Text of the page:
News In Brief
On your mark, get set, shop. After a shopping season marked by consumer caution, many stores made drastic post-holiday markdowns to try to clear their shelves. 1995 was the third-slowest season in the past 25 years, says Isaac Lagnado, publisher of the Tactical Retail Monitor newsletter. Factoring for inflation, consumers spent 0.7 percent less than last year. Only 1990 and 1974 were slower. But some firms prospered, including catalog companies, which benefitted from the many snowstorms. L.L. Bean reports a 11 percent gain from last year.
Visa users charged $27.7 billion from Nov. 24 to Dec. 23 - 20.9 percent more than in 1994. The growing use of credit cards has set off alarms as Americans' debt continued to rise to unprecedented levels. Too much on the Visa bill and not enough in the savings account causes national economic stagnation, some analysts say. But others say shoppers are simply using plastic more - like for groceries and at the dentist's office - and that delinquency rates aren't rising.
Treasury Secretary Rubin is close to crossing the "bounds of legality and constitutionality" in his efforts to keep the US from defaulting on its debt, Rep. Bill Archer said in a letter to President Clinton. Archer, the powerful chairman of the House Ways and Means Committee, said any new moves by Rubin could spark a "constitutional and legal crisis." Rubin says he has been forced to act by Congress, which refuses to raise the $4.9 trillion debt limit. Since November, he has kept the US from bumping against the limit by fiddling with the status of $76 billion in federal workers' retirement funds.
"Dean was my brother - not through blood but through choice," Frank Sinatra said upon learning that entertainer Dean Martin died Christmas Day. Martin, who was best known for his screen partnership with Jerry Lewis, had three TV series, and starred in 50 films.
About 100 furloughed federal employees protested the government shutdown in Woodlawn, Md. The Social Security Administration workers said they would hold a "work in" later this week. Meanwhile, budget talks were set to resume today between the White House and Congress.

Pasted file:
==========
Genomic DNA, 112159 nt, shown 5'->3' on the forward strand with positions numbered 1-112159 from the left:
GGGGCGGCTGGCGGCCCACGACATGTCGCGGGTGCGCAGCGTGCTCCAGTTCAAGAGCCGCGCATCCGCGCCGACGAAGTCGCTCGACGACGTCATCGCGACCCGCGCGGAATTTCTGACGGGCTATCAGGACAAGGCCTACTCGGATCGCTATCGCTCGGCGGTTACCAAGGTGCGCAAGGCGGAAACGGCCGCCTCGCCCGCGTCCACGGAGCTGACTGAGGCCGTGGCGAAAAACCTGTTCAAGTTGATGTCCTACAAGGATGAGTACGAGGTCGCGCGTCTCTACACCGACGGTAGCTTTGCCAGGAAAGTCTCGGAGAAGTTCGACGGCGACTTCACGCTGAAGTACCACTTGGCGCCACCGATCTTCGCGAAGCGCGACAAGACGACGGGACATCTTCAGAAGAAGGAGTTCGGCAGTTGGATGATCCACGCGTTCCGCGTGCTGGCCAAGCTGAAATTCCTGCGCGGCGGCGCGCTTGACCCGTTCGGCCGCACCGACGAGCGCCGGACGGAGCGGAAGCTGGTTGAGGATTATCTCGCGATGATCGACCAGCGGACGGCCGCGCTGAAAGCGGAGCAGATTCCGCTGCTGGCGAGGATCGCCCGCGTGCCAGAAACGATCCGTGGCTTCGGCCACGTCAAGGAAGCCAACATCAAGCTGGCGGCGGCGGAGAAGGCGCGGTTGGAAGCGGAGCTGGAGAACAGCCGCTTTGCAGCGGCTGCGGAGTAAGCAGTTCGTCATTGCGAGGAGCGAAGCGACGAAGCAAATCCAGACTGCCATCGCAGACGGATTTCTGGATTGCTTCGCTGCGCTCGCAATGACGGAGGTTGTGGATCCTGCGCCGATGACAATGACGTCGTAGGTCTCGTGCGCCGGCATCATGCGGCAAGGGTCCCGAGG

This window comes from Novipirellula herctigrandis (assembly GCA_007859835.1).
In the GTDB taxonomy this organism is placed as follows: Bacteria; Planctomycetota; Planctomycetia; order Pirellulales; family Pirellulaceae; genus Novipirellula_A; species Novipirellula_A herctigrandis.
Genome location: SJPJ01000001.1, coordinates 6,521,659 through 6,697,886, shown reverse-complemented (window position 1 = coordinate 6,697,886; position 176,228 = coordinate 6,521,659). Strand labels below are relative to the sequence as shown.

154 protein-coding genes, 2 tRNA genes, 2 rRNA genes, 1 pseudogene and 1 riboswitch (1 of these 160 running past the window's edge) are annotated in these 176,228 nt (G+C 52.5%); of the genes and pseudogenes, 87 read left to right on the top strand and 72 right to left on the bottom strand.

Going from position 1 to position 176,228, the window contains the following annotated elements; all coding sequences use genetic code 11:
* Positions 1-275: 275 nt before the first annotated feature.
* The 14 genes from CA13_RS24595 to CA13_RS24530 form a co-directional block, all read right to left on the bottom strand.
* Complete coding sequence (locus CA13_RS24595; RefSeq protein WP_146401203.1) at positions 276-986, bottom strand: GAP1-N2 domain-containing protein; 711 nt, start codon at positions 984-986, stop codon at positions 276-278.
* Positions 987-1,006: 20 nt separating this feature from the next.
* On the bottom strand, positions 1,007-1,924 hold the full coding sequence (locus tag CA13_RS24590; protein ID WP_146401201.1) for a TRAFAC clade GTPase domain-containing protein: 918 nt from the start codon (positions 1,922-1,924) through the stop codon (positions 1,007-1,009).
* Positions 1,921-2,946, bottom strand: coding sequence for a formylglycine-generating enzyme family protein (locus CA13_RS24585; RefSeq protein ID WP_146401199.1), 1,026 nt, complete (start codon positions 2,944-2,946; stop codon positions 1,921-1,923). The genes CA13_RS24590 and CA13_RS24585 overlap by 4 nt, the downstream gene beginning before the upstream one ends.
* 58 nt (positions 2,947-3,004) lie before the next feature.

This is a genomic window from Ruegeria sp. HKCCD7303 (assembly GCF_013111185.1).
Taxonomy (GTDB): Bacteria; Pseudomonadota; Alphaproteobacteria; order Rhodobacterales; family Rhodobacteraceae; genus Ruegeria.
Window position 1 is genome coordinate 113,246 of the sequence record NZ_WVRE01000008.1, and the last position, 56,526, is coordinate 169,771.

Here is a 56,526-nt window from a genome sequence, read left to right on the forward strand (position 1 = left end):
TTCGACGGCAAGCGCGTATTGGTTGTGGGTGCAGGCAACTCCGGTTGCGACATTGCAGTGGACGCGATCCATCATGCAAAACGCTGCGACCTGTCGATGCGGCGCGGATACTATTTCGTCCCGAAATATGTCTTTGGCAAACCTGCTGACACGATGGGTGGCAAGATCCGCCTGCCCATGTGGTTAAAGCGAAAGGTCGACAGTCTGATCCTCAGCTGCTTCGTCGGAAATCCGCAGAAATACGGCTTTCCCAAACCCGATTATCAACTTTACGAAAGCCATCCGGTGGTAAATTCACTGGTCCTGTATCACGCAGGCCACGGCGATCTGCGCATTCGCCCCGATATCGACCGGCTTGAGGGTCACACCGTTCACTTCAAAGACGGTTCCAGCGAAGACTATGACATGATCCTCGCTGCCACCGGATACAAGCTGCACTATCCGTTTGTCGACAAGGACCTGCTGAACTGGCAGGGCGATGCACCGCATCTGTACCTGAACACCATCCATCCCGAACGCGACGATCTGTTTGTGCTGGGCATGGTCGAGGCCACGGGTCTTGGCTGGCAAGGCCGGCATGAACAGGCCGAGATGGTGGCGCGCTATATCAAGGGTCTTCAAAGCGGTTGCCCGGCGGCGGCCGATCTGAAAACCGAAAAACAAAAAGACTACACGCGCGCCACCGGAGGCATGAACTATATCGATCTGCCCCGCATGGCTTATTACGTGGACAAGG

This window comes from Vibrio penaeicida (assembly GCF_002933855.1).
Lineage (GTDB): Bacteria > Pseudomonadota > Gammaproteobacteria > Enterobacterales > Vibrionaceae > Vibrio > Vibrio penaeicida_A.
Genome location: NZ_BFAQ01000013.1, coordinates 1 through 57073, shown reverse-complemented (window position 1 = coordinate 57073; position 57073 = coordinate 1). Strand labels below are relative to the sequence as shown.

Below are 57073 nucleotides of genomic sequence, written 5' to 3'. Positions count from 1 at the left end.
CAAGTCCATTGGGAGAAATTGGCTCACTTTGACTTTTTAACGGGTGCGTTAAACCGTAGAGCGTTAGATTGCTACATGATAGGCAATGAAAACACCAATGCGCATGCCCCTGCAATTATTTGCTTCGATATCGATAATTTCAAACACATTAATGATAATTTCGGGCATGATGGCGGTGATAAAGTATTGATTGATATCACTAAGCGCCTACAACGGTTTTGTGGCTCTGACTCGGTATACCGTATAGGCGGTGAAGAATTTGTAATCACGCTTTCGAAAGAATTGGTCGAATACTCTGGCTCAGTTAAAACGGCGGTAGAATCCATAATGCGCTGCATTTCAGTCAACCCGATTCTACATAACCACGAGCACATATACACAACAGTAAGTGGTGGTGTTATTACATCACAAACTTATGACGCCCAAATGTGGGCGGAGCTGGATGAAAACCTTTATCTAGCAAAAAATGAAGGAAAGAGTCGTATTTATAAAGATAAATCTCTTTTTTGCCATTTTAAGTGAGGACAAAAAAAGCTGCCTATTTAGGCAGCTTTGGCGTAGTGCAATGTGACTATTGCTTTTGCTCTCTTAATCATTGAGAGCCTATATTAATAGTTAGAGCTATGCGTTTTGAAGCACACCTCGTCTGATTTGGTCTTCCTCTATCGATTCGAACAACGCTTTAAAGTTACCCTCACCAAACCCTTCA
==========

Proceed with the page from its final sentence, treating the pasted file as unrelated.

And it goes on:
Desperate to get to the US, Chinese and Indians were paying Gloria Canales up to $6,000 to smuggle them inside its borders by way of Central America, US officials allege. Canales, who was arrested in Ecuador earlier this month allegedly used an extensive network of contacts - from airline officials to hotel owners, to smuggle 10,000 people a year.
Two men usually at odds politically agree on America's moral climate: White House advisor George Stephanopoulos and Christian Coalition head Ralph Reed think "the moral strength of the American people is very, very strong," as Reed put it. They cited an increase in churchgoing as one positive sign. But they say Americans feel disconnected from the government and give different reasons why. Stephanopoulos says its because the GOP-controlled Congress is "running away from its responsibilities." Reed says it is because politicians don't honor the values the public holds dear.
Kujichagulia - the Swahili term for "self-determination" is today's theme in the annual Kwanzaa celebration. The seven-day event is an African-American holiday based on the traditional African festival of the first harvest. It began Dec. 26 and ends Jan. 1. Each day celebrants gather to give gifts and focus on a specific principle - from unity to faith to creativity to cooperative economics.
Flashing red lights in the rear-view mirror were not necessarily a bad sign for drivers in Minnesota. The state highway patrol has been stopping drivers at random, handing out teddy bears and T-shirts, and warning them to wear seat belts and drive safely. "I'm stopping you today, because there's nothing wrong," said one trooper. "This is very different than L.A." responded one driver from California.
The first US combat unit crossed into Bosnia from Croatia. Also, US Adm. Leighton Smith, commander of the NATO peacekeepers in Bosnia, excluded rebel Serb leaders Gen. Ratko Mladic and Radovan Karadzic, who have been indicted on charges of genocide, from a meeting with Serb officials. Smith refused Serb requests to postpone key deadlines on implementing a peace deal around Sarajevo. Bosnian Muslims and Serb troops are expected to complete preliminary withdrawals from Sarajevo tonight as NATO troops replace them.